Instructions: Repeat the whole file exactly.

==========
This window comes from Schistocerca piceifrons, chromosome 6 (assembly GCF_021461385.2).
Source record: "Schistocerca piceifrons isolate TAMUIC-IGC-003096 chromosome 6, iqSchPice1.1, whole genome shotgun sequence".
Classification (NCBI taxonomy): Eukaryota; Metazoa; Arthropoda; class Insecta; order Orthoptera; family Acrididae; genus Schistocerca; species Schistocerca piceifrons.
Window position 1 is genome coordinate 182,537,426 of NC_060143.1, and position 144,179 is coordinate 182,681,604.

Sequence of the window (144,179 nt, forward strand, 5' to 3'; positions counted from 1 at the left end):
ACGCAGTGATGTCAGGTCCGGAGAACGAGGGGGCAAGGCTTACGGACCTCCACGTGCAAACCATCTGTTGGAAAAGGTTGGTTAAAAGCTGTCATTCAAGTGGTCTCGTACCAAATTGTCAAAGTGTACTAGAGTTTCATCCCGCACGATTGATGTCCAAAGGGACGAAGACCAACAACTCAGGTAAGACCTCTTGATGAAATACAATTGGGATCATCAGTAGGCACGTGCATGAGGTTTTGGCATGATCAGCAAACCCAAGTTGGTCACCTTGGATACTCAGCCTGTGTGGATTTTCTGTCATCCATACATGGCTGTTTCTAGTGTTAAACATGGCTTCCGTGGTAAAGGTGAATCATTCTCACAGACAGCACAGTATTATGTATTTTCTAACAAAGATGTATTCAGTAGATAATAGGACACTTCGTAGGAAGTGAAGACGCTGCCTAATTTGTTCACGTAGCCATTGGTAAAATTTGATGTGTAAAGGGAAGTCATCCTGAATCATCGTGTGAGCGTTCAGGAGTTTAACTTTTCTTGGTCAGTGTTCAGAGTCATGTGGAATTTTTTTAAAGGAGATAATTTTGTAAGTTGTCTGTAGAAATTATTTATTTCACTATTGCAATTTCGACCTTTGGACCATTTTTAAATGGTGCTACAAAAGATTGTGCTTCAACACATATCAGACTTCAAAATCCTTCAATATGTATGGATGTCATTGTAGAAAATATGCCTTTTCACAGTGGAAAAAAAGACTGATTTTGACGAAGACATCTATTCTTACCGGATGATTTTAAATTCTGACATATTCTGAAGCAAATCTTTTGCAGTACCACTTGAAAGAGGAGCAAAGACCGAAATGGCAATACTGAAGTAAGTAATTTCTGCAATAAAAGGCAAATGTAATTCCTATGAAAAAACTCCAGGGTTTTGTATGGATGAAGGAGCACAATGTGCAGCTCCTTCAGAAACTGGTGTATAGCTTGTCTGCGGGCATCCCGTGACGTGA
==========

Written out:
This window comes from Schistocerca piceifrons, chromosome 6 (assembly GCF_021461385.2).
Source record: "Schistocerca piceifrons isolate TAMUIC-IGC-003096 chromosome 6, iqSchPice1.1, whole genome shotgun sequence".
Classification (NCBI taxonomy): Eukaryota; Metazoa; Arthropoda; class Insecta; order Orthoptera; family Acrididae; genus Schistocerca; species Schistocerca piceifrons.
Window position 1 is genome coordinate 182,537,426 of NC_060143.1, and position 144,179 is coordinate 182,681,604.

Sequence of the window (144,179 nt, forward strand, 5' to 3'; positions counted from 1 at the left end):
ACGCAGTGATGTCAGGTCCGGAGAACGAGGGGGCAAGGCTTACGGACCTCCACGTGCAAACCATCTGTTGGAAAAGGTTGGTTAAAAGCTGTCATTCAAGTGGTCTCGTACCAAATTGTCAAAGTGTACTAGAGTTTCATCCCGCACGATTGATGTCCAAAGGGACGAAGACCAACAACTCAGGTAAGACCTCTTGATGAAATACAATTGGGATCATCAGTAGGCACGTGCATGAGGTTTTGGCATGATCAGCAAACCCAAGTTGGTCACCTTGGATACTCAGCCTGTGTGGATTTTCTGTCATCCATACATGGCTGTTTCTAGTGTTAAACATGGCTTCCGTGGTAAAGGTGAATCATTCTCACAGACAGCACAGTATTATGTATTTTCTAACAAAGATGTATTCAGTAGATAATAGGACACTTCGTAGGAAGTGAAGACGCTGCCTAATTTGTTCACGTAGCCATTGGTAAAATTTGATGTGTAAAGGGAAGTCATCCTGAATCATCGTGTGAGCGTTCAGGAGTTTAACTTTTCTTGGTCAGTGTTCAGAGTCATGTGGAATTTTTTTAAAGGAGATAATTTTGTAAGTTGTCTGTAGAAATTATTTATTTCACTATTGCAATTTCGACCTTTGGACCATTTTTAAATGGTGCTACAAAAGATTGTGCTTCAACACATATCAGACTTCAAAATCCTTCAATATGTATGGATGTCATTGTAGAAAATATGCCTTTTCACAGTGGAAAAAAAGACTGATTTTGACGAAGACATCTATTCTTACCGGATGATTTTAAATTCTGACATATTCTGAAGCAAATCTTTTGCAGTACCACTTGAAAGAGGAGCAAAGACCGAAATGGCAATACTGAAGTAAGTAATTTCTGCAATAAAAGGCAAATGTAATTCCTATGAAAAAACTCCAGGGTTTTGTATGGATGAAGGAGCACAATGTGCAGCTCCTTCAGAAACTGGTGTATAGCTTGTCTGCGGGCATCCCGTGACGTGA